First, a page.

Kawasaki’s disease is named after Japanese doctor Tomisaku Kawasaki, who first described the condition in 1967. It is the most common non-congenital heart disease in children in developed countries. Nevertheless, the disease is still a rare condition. It is a disease that mainly affects young children: 80 to 90 percent of all cases are detected in children aged 5 years or younger. In this group of young children, the disease is diagnosed annually in 4 to 25 children per 100,000 children. However, the condition is more common in children from East Asian countries. In Japan, for example, the number of cases is up to 20 times higher than in European countries.

What is Kawasaki’s disease?

Kawasaki’s disease is characterized by widespread inflammation of the blood vessels. In particular, the medium-sized blood vessels, such as the arteries that supply the heart with blood, are affected by the disease.

Scientists suspect that a combination of genetic predisposition and infection causes the disease. This has not yet been confirmed in scientific research. Therefore, the cause of the condition remains unknown for the time being.


The most typical symptoms of this condition are:

  • fever, which persists for more than four days and is above 38.5 degrees Celsius or 101.3 Fahrenheit
  • inflammation of the mucous membranes around the mouth. This manifests itself, among other things, in a strawberry tongue and cracks of the lips.
  • irritation and red discoloration of the whites of the eyes
  • swollen lymph nodes in the neck
  • Rashes
  • hardening and flaking of the skin of the hands and feet. This symptom is usually observed only after a week.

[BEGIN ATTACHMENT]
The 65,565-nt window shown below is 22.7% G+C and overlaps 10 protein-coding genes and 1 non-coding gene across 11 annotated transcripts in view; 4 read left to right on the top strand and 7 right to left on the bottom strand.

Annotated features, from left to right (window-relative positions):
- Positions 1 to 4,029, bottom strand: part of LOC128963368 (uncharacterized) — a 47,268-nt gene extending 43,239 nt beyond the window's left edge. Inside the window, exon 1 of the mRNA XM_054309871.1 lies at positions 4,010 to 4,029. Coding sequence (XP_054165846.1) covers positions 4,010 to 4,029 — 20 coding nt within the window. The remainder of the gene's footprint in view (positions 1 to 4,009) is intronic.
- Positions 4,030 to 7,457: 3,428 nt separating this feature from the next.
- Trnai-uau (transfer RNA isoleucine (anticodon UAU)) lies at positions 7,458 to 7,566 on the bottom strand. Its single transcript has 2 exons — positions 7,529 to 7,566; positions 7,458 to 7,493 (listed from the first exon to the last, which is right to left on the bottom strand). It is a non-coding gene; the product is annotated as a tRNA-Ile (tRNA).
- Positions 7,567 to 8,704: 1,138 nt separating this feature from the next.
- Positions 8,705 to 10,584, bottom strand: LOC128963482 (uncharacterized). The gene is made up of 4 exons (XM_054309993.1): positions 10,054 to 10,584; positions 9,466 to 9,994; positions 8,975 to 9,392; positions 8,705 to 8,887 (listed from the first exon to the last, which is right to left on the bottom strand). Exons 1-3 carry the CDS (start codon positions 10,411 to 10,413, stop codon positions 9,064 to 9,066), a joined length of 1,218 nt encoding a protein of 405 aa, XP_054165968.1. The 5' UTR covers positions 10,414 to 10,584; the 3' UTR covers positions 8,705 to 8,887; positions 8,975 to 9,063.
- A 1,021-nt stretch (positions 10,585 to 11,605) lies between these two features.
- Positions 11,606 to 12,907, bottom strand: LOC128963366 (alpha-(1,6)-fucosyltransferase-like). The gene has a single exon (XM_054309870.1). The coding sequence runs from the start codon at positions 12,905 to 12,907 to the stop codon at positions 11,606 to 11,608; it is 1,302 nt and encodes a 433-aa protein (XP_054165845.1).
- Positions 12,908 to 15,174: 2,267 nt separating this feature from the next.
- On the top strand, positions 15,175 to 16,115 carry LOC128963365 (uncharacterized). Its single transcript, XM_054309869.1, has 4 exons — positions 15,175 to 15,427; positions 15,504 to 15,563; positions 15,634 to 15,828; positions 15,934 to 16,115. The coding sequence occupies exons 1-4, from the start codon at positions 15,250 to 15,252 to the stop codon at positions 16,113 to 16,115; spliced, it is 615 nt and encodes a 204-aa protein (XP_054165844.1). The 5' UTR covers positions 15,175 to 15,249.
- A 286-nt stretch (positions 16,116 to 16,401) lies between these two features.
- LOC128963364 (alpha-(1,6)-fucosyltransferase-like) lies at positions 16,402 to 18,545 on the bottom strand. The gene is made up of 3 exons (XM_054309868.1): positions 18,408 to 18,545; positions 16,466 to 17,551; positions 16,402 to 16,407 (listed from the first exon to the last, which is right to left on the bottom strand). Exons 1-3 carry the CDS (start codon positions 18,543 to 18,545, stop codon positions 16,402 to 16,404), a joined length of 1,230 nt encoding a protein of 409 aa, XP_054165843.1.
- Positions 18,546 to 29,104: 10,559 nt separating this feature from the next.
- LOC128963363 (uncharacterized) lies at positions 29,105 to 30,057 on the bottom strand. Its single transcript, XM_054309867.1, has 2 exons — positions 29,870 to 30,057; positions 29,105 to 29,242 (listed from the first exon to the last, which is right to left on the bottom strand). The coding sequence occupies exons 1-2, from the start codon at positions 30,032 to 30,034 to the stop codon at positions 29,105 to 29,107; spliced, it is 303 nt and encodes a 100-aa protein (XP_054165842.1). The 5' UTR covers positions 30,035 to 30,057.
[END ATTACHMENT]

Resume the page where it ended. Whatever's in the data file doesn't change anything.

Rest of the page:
Most parents will quickly schedule a doctor’s visit for their child, due to the persistent fever seen in the disease. The doctor will then make the diagnosis based on the above symptoms, where the long-term fever is the main symptom. Additional examination, such as a blood draw or liver function test, is used to confirm the diagnosis.

Course of the disease

Kawasaki’s disease lasts on average six to eight weeks and can be divided into three phases:

  • The acute phase: at this stage, the disease manifests itself in the symptoms described above. Without treatment, this phase can last up to four weeks. With  treatment, this phase is more likely to last one to two weeks.
  • The subacute phase: apart from the changes on the hands and feet, the external symptoms disappear into the background. However, children at this stage have the highest risk of developing a dangerous heart defect. The subacute phase lasts two to three weeks.
  • Recovery phase: the symptoms now disappear in the whole. This phase can last a few weeks and is only over when the child’s blood values are back to normal.

The child is now cured of the disease. However, during the course of the disease, the child may have developed an aneurysm. This is a local dilation of a blood vessel. Up to 25% of patients develop an aneurysm in one of the blood vessels that supply the heart with blood. This is a dangerous heart defect, which can lead to sudden death.


  • Medication

The medical treatment of Kawasaki’s disease is aimed at preventing the development of heart defects and alleviating the symptoms of the disease. A study of Japanese children found that timely treatment with the right medication reduces the risk of an aneurysm in the heart from 20% to 4%. The medicinal treatment is therefore essential to offer the child the best possible future perspective.

  • Lifestyle

Children who have experienced Kawasaki’s disease have an increased risk of cardiovascular disease later in life. Therefore, adjusting the lifestyle is an important means in the treatment of these patients. You can think of a healthy diet, sufficient physical activity, no smoking and avoiding obesity.

In severe cases, surgery can help treat the complications caused by Kawasaki’s disease.

Cassidy Perry

A certified dietician specializing in diabetes care, Cassidy has over a decade of experience working with diverse patient backgrounds. She writes health-related articles for the Scientific Origin.